The value of this book is in its concerted effort to serve under-graduate students and to commend a disciplined study of social life that stands (i.e. which stops running about from here to there) within and with and not just against the lives of those whose individual and group-corporate actions call forth a "sociological imagination" from those of us who have come to interpret historically and sociologically. It is an invitation to the student to engage with Bauman's theory via Bauman's writing.
Before reacting to Blackshaw in utter disbelief, critical readers might first consider how else a British academic sociologist might introduce Zygmunt Bauman to under-graduate students. Blackshaw is evidently a hard-working, sensitive, worker for justice, who also has the "pointless and inevitable" demands of the UK research assessment exercise (RAE) to worry about if he is to stay in his job and retain a modicum of sanity as a Senior Lecturer specialising in sport and leisure (p.15). The book is written for those locked into such commuting patterns, helping them snatch a segment between stops, for students who are busy negotiating crowds, who have to read while catching a bite to eat before a long night of serving at tables, delivering pizza or quizzing the uncomfortable who answer their telephones.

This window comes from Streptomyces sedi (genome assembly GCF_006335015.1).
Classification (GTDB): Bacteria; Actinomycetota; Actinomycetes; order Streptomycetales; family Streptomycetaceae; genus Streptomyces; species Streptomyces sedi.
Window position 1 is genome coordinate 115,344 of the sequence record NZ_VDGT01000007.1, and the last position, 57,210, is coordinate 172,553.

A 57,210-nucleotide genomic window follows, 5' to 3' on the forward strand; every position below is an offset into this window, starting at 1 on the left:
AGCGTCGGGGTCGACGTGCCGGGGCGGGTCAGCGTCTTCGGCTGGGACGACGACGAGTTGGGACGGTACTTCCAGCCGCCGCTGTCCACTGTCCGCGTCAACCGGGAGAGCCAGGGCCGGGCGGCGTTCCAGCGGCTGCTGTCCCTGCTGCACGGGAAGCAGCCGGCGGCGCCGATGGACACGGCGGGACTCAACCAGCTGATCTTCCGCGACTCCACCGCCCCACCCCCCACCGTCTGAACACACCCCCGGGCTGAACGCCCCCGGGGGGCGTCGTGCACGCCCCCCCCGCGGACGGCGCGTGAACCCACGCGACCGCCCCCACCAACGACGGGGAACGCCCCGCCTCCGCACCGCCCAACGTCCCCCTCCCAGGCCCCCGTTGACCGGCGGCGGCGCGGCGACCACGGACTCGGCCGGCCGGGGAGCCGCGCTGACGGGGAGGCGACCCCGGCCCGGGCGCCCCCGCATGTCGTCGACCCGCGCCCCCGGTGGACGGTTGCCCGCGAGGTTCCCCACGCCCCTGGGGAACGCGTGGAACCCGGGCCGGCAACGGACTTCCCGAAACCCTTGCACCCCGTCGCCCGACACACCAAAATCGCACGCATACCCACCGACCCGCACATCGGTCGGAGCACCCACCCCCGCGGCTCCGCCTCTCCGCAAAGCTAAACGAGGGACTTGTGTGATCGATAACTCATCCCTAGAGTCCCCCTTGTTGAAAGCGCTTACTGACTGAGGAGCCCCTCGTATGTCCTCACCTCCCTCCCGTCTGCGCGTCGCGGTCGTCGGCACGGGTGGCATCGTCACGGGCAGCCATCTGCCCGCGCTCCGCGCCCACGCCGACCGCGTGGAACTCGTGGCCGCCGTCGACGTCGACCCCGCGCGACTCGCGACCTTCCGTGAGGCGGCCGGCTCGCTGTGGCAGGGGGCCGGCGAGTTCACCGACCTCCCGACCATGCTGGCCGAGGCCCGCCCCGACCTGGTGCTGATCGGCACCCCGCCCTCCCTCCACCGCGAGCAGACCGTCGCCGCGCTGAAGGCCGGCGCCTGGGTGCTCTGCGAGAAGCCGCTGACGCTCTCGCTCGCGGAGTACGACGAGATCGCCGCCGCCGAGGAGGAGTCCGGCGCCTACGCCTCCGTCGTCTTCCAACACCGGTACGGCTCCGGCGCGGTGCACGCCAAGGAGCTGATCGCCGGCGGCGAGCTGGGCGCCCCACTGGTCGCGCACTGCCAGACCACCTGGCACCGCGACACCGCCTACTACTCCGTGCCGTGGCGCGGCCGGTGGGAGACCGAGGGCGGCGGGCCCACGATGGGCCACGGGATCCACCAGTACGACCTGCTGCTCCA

At this point I would intimate a criticism. The liquid-modern freedom in which Blackshaw's students swim is presented artfully and cogently. But his enthusiastic scholarly commendation of the exploration of liquid modernity with Zygmunt Bauman seems to assume that it is a scholar's enthusiasm for scholarship which differentiates scholarship from any other form of enthusiasm or any other "commodity". The final pages (pp.133-140) are said to be a critical discussion of "the implications of consumerism for sociology and the conditions this places on the development of intellectual activity" (p.112). But this concluding exploration is much too compact to provide a hopeful conclusion for any student dismayed by pointlessness of sociology's "domesticated careerism" (p.15). Perhaps this indicates the need for an extra chapter, but would this exceed the publisher's "wordage" limits? Still, the book is sensitively written with concern for students who have to travel to and fro, from home to lectures to work to lectures to home, all in one day.
Bruce C Wearne
Member of Editorial Board, The America Sociologist